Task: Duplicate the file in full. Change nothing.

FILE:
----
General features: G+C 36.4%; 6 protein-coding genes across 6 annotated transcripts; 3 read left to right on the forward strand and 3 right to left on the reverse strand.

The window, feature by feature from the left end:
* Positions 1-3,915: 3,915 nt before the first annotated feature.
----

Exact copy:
General features: G+C 36.4%; 6 protein-coding genes across 6 annotated transcripts; 3 read left to right on the forward strand and 3 right to left on the reverse strand.

The window, feature by feature from the left end:
* Positions 1-3,915: 3,915 nt before the first annotated feature.